Recently in my small town, a very radical and titillating event took place. Breast cancer awareness month was publicly recognized for probably the first time here. I was excited to hear about the comedy show fundraiser but more interested about the public display. Several months before October, a small ad appeared in our local want ads: "Support breast cancer awareness, send your bras to (insert address here)." Intrigued, I sent off a couple of bras I didn't wear for comfort reasons and actually forgot about the whole thing for a while. The next I heard was that the bras were going to be displayed during the month of October, where and how I was not quite sure. Finally, on a bright and sunny day in early October, all was revealed. As I went about my daily business (I believe I was headed to work) and drove down one of the two main drags in town (Broadway), my eye was caught by a cherry picker parked in front of the Eagle drug store, two men on the roof and a woman directing the operation from the ground. Even more eye-catching were the streamers cascading from the roof to just above street level of this three story edifice. At first glance, these multicolored wonders looked like streamers, but closer inspection revealed their true composition. Here were the bras! Collected over the course of months and carefully attached to one another, the bras stretched from one end to the other of the building, from roof to the tops of the display windows. A glorious, lacy, multicolored bonanza of female undergarments basking in the late fall sunshine. I had to go home and get the camera.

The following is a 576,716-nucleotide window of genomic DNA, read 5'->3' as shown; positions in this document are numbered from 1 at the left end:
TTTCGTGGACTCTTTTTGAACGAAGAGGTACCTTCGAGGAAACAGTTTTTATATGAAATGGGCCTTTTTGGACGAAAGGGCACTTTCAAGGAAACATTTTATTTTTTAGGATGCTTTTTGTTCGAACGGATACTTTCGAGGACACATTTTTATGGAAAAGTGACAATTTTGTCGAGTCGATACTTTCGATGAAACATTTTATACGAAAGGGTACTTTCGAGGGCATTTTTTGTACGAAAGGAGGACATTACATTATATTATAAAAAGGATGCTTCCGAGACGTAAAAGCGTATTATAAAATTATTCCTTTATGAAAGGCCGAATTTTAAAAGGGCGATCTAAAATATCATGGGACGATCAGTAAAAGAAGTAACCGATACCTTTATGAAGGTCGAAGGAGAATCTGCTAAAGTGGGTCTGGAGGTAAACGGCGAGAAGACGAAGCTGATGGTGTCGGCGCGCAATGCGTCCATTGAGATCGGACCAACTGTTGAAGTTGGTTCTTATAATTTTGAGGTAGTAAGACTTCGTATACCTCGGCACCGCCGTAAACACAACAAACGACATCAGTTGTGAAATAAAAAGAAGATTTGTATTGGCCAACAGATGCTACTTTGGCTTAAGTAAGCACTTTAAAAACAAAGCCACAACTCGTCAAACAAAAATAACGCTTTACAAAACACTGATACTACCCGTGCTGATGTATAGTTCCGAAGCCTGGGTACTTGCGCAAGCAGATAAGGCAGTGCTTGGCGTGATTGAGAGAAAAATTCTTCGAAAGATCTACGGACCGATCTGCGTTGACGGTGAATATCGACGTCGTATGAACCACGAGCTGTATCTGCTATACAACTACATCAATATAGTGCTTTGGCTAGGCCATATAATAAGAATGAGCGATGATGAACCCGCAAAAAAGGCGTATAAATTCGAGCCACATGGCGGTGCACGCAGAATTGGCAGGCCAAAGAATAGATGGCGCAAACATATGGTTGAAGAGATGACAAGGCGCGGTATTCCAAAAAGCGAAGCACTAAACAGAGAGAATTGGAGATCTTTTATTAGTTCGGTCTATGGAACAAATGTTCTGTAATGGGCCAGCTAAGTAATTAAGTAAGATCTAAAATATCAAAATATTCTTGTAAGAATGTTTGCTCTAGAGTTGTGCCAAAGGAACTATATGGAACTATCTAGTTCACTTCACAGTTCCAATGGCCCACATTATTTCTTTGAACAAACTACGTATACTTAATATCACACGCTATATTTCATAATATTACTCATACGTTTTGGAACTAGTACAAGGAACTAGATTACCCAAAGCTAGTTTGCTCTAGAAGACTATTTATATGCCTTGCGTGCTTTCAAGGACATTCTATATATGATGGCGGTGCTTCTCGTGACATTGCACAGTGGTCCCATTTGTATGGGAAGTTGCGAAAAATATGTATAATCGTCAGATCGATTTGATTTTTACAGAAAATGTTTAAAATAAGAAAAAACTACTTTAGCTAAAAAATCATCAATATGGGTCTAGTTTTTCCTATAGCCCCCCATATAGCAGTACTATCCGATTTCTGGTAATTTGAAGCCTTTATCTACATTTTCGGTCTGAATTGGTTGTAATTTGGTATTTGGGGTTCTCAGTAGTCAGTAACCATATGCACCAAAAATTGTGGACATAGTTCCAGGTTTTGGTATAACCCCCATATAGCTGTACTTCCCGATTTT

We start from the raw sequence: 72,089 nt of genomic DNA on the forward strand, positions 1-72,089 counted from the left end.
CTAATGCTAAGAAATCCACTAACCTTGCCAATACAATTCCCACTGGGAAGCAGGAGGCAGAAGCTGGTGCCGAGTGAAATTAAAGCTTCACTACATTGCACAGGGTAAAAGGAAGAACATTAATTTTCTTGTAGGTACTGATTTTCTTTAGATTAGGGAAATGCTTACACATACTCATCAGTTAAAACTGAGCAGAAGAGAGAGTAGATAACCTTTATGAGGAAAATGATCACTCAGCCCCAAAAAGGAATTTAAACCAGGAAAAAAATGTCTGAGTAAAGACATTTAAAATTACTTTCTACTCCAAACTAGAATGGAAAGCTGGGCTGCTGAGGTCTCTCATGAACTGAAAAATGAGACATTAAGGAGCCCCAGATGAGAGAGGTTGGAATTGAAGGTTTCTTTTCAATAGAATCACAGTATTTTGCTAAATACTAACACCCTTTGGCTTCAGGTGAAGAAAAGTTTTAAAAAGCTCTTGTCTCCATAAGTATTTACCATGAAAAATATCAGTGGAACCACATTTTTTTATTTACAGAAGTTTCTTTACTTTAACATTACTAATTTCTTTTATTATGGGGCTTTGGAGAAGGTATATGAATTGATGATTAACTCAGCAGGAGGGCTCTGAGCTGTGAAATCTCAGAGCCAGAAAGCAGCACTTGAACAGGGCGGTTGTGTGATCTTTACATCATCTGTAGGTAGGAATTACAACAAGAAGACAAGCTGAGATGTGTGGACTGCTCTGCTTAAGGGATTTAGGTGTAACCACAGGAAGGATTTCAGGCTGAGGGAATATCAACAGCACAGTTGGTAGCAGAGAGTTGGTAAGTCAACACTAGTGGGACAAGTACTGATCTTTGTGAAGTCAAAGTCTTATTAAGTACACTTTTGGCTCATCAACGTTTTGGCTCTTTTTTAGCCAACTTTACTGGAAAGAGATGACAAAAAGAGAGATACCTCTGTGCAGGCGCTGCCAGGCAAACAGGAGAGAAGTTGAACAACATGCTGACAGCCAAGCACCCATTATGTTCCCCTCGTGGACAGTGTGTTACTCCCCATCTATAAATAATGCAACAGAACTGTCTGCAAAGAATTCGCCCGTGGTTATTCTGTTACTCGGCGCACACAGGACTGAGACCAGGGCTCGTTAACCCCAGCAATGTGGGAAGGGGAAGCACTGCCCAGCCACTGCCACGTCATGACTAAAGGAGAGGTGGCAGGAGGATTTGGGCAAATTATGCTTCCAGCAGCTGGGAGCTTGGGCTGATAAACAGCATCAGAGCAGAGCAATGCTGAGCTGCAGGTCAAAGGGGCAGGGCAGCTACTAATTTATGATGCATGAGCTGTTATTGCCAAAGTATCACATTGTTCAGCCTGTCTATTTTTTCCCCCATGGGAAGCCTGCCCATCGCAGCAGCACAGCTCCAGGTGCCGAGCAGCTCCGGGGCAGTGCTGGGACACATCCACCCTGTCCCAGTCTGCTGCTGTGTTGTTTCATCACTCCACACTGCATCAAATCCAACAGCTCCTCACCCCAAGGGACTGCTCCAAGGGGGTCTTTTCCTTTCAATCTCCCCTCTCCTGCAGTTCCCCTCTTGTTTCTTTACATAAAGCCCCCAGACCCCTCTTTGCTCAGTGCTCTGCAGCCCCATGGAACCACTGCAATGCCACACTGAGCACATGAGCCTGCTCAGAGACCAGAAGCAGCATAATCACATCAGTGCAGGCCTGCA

It was not long after this impressive display of female solidarity was assembled that the hue and cry began. The first letter to the editor called for the immediate removal of this "disgusting and pornographic" display and behooved law enforcement to arrest Shirley, the breast cancer surviving organizer, for public indecency. Another asserted that she could no longer drive downtown with her children as they asked too many uncomfortable questions about the reason behind the bras hanging from the building. Happily, the haters were outnumbered by about five to one by those who thought this was a wonderful, fun and interesting way to bring attention to a disease that affects darn near everyone. One of the unenlightened wrote "what's next, jock straps?" Why, a fine idea, if testicular cancer gets it's own month, I say let's do it! I had to wonder how these people managed to shop at WalMart or Target. It's kind of hard to avoid the unmentionables completely. Do these same people not go to the lake? I'm assuming their children never see the laundry basket, the naughty bits must be carefully removed before their innocence is ripped heartlessly from them by the sight of a bra or pair of panties. (I digress, why do we speak of a bra as a single item but panties are referred to in the plural?) This display was not full of bras filled by falsies, not a single boobie was to be seen, but the mere presence of pieces of clothing we all wear (the girls for sure, anyway) was enough to send some of these people into a torch-and-pitchfork, kill-the-beast, off-with-their-heads type of frenzy. Congratulations Shirley, you DEFINITELY got people talking! I doubt Crookston has ever been more aware of breast cancer than this year. What are you going to do for the next one? Whatever it is, sign me up!